By Writing Excuses | June 22, 2014 - 9:40 pm - Posted in Characters, Season 9

This podcast references episode 9.13 where we introduce a three-slider model for characters.  In this episode we’re talking about how we adjust the reader’s perception of character competence, and why we might want to make the character more or less competent (or seem more or less competent.) We also talk about how competencies vary between domains, and how important it is for our characters to move between those domains.

Techniques discussed include showing failure, giving context, raising the stakes, and having competent antagonists.

Audiobook Pick-of-the-Week: The Republic of Thieves, by Scott Lynch, narrated by Michael Page

Writing Prompt: Take a very minor side character and make them hyper-competent at something.

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By Writing Excuses | June 15, 2014 - 8:34 pm - Posted in Characters, Season 9

This podcast references episode 9.13 where we introduce a three-slider model for characters. Here we talk about character sympathy, or rather the sympathy that the reader will have for the character, and how we as writers go about adjusting that sympathy — moving the slider, if you will. We also talk about why we want to make that adjustment, whether we’re dealing with villains, side-characters, or protagonists.

Some of our tricks for moving the slider include changing the characters around them, controlling the distance between the reader and the character, showing character weaknesses, and using humor to mask the unsympathetic moments. We talk about how we’ve deployed these tools in our own work, and how we’ve seen it done well in the work of others.

Audiobook Pick-of-the-Week: The Butcher of Khardov: The Warcaster Chronicles Volume 2, by Dan Wells, narrated by Marc Vietor.

Writing Prompt: Take something that you've written recently. Swap out all of the dialog with completely different words (you can keep articles and pronouns) but retain the meaning.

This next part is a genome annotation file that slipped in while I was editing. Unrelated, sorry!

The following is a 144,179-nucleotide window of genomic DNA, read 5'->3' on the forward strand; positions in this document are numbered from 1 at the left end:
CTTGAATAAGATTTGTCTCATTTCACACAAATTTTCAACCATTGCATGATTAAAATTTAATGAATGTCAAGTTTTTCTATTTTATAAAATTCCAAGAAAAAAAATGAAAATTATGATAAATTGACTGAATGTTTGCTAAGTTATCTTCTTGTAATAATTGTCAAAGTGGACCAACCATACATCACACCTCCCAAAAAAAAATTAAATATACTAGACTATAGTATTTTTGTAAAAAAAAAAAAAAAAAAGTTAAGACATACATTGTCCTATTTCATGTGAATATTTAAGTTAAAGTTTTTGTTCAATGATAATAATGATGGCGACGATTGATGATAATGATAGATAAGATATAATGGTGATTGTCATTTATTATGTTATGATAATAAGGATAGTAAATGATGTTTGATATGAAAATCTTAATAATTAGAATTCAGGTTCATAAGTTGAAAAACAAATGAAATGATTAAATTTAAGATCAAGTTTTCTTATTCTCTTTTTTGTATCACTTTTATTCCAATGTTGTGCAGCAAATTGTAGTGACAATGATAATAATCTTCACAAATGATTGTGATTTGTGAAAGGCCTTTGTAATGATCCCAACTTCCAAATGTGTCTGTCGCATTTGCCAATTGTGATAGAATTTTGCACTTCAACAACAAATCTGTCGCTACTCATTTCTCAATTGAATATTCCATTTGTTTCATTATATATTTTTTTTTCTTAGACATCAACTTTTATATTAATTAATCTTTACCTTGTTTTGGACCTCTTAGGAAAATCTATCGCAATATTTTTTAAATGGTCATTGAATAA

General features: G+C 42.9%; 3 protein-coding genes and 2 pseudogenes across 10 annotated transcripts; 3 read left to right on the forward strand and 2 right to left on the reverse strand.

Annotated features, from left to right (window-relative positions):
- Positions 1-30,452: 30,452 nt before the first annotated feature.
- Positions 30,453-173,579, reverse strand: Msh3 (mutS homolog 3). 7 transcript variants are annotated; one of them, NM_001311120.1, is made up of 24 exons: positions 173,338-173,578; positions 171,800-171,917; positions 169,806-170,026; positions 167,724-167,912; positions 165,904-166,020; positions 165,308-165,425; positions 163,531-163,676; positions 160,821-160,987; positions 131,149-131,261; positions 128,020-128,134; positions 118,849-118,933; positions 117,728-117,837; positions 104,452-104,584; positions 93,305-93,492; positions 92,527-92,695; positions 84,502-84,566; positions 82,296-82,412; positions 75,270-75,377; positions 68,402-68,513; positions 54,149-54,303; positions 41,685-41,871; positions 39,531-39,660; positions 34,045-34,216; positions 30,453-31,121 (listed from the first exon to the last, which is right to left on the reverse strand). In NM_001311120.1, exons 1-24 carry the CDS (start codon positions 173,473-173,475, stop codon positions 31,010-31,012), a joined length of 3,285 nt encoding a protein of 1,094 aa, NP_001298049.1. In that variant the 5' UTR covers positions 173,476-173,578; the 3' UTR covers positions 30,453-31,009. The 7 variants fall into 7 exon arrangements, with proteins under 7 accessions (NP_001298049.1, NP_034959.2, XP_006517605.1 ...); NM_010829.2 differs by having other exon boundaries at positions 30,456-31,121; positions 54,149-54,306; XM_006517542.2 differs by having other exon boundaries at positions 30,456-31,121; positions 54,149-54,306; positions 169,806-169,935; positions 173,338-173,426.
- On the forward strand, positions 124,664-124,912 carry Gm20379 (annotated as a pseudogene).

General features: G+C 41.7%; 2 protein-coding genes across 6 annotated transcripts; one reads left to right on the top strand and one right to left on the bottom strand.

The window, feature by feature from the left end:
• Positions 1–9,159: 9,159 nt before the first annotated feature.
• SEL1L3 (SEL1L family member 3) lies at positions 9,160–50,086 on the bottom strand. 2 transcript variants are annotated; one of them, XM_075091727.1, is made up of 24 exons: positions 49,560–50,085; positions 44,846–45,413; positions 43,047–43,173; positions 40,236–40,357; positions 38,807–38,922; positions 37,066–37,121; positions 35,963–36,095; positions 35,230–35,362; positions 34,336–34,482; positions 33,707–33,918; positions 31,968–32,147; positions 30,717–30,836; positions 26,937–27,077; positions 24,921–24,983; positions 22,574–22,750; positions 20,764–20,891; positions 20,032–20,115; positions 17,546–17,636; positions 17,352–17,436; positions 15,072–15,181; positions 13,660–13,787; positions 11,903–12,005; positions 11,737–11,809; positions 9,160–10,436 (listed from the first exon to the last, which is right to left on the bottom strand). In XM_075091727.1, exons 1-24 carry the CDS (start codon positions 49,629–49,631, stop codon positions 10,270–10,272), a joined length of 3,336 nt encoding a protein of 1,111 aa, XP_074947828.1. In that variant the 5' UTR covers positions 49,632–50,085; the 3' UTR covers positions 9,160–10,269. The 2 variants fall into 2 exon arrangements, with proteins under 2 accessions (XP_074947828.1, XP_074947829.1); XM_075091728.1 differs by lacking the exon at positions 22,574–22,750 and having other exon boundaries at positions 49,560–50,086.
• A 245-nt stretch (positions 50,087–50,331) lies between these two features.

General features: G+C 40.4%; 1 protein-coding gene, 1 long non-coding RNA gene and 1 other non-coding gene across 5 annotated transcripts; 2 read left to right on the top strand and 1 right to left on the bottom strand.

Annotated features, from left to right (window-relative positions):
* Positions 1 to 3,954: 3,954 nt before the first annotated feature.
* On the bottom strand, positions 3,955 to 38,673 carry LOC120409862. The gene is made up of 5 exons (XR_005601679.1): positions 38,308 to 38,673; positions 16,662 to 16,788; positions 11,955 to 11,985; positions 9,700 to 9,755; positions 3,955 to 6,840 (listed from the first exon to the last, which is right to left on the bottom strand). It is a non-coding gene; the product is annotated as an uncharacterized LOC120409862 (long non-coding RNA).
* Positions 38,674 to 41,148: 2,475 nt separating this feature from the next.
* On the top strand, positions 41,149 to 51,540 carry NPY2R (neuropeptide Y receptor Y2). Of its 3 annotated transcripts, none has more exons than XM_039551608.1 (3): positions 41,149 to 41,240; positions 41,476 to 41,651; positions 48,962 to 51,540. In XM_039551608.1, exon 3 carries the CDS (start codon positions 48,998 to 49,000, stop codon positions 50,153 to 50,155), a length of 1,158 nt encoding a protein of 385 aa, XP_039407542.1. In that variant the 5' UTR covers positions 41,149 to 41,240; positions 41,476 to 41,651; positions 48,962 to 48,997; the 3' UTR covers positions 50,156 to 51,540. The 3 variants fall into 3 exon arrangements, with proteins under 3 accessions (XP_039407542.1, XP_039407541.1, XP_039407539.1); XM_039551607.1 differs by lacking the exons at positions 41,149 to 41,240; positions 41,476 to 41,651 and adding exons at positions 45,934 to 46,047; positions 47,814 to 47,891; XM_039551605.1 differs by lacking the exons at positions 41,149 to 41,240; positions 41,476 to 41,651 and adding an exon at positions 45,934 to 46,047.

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By Writing Excuses | June 9, 2014 - 10:45 am - Posted in Characters, Conflicts, eBooks, Publishing, Scenes, Season 9

Side quests come in a couple of forms — they may be something inside the book that takes the characters away from the main plotline, or they may be adventures that take place outside of the book itself.

We talk about the first type, and how to make sure they’re in the book for the right reasons, citing examples from The Wizard of Oz, The Hobbit, Redshirts, The Way of Kings, and The Hollow City among other stories.

In covering the second type, we talk about how ebooks have made ancillary, side-quest releases more common, and we cite the book trailers for the Partials series, the Glamourist Histories Christmas Stories, Steelheart, and the Schlock Mercenary Bonus Stories.

Audiobook Pick-of-the-Week: The Hero's Guide to Saving Your Kingdom, by Christopher Healy and Todd Harris, narrated by Bronson Pinchot

Writing Prompt: Create a story in which you have an incredibly powerful character, and a sidekick, then flip the relationship so the sidekick is in charge.

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By Writing Excuses | June 1, 2014 - 6:20 pm - Posted in Sci-fi, Season 9, World Building

Can you use a character with a limited viewpoint to introduce a reader to the fantastic elements of the world you’re building? Even if from that character’s point of view, those elements are not fantastic? In short, how do you get a fish to tell you about water?

This question came from a listener, and before we set about attempting to answer it, we need to establish that this is really difficult. It is one of the grand achievements of well-written genre fiction. There are lots of hacks we use to get around the problem, but what we try to do in this cast is answer the question without any of those tricks. Of course, we also want to cover the hacks, because we use them.

Audiobook Pick-of-the-Week: Extraordinary Zoology: Tales from the Monsternomicon, Vol. 1, by Howard Tayler, narrated by Scott Aiello

Writing Prompt: Come up with a really nifty, high-tech setting, and then present it using POV characters who have no idea how all these wonders work, and who take them for granted.

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By Writing Excuses | May 25, 2014 - 6:57 pm - Posted in Career, Characters, Q&A, Season 9, Submitting

Microcasting! It’s a Q&A, with each question serving as its own little micro-podcast. This week’s questions:

  • Should you include your prologue as one of the three chapters you send in a submission packet?
  • How do you get out of the spot where your protagonist has no motivation?
  • What’s the best way to prove to a spouse that your writing is more than a hobby?
  • How do you get back into a project after taking a break from it?
  • Where do you start research for historical fiction?